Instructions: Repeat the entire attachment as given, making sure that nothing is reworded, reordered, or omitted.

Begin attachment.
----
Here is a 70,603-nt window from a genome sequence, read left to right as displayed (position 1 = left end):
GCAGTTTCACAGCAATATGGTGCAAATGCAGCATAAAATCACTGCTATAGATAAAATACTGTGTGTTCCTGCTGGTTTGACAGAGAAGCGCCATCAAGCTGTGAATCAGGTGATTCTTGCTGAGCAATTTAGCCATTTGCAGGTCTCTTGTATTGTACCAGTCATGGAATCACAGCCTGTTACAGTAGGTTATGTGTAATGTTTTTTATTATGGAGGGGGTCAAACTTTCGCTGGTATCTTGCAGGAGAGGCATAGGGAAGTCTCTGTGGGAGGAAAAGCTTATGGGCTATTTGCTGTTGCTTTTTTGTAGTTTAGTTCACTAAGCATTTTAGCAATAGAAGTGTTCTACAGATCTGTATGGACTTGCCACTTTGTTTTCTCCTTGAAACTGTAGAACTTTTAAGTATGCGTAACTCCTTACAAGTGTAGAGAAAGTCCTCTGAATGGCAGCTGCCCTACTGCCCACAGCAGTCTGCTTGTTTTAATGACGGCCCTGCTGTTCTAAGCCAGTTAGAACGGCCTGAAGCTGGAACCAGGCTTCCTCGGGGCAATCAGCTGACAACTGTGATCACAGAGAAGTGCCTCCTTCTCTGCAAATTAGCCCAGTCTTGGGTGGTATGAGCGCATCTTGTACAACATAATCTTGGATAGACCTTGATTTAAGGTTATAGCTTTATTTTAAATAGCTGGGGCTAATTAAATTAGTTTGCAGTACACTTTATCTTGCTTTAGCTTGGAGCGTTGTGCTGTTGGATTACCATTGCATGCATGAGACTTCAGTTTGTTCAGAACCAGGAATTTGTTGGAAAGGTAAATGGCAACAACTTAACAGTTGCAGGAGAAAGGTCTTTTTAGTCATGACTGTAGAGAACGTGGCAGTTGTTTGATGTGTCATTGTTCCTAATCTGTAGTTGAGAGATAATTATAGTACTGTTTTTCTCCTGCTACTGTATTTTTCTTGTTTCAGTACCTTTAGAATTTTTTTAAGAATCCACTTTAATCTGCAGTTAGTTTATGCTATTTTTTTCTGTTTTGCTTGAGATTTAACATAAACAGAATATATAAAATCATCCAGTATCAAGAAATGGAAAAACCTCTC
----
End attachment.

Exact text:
Here is a 70,603-nt window from a genome sequence, read left to right as displayed (position 1 = left end):
GCAGTTTCACAGCAATATGGTGCAAATGCAGCATAAAATCACTGCTATAGATAAAATACTGTGTGTTCCTGCTGGTTTGACAGAGAAGCGCCATCAAGCTGTGAATCAGGTGATTCTTGCTGAGCAATTTAGCCATTTGCAGGTCTCTTGTATTGTACCAGTCATGGAATCACAGCCTGTTACAGTAGGTTATGTGTAATGTTTTTTATTATGGAGGGGGTCAAACTTTCGCTGGTATCTTGCAGGAGAGGCATAGGGAAGTCTCTGTGGGAGGAAAAGCTTATGGGCTATTTGCTGTTGCTTTTTTGTAGTTTAGTTCACTAAGCATTTTAGCAATAGAAGTGTTCTACAGATCTGTATGGACTTGCCACTTTGTTTTCTCCTTGAAACTGTAGAACTTTTAAGTATGCGTAACTCCTTACAAGTGTAGAGAAAGTCCTCTGAATGGCAGCTGCCCTACTGCCCACAGCAGTCTGCTTGTTTTAATGACGGCCCTGCTGTTCTAAGCCAGTTAGAACGGCCTGAAGCTGGAACCAGGCTTCCTCGGGGCAATCAGCTGACAACTGTGATCACAGAGAAGTGCCTCCTTCTCTGCAAATTAGCCCAGTCTTGGGTGGTATGAGCGCATCTTGTACAACATAATCTTGGATAGACCTTGATTTAAGGTTATAGCTTTATTTTAAATAGCTGGGGCTAATTAAATTAGTTTGCAGTACACTTTATCTTGCTTTAGCTTGGAGCGTTGTGCTGTTGGATTACCATTGCATGCATGAGACTTCAGTTTGTTCAGAACCAGGAATTTGTTGGAAAGGTAAATGGCAACAACTTAACAGTTGCAGGAGAAAGGTCTTTTTAGTCATGACTGTAGAGAACGTGGCAGTTGTTTGATGTGTCATTGTTCCTAATCTGTAGTTGAGAGATAATTATAGTACTGTTTTTCTCCTGCTACTGTATTTTTCTTGTTTCAGTACCTTTAGAATTTTTTTAAGAATCCACTTTAATCTGCAGTTAGTTTATGCTATTTTTTTCTGTTTTGCTTGAGATTTAACATAAACAGAATATATAAAATCATCCAGTATCAAGAAATGGAAAAACCTCTC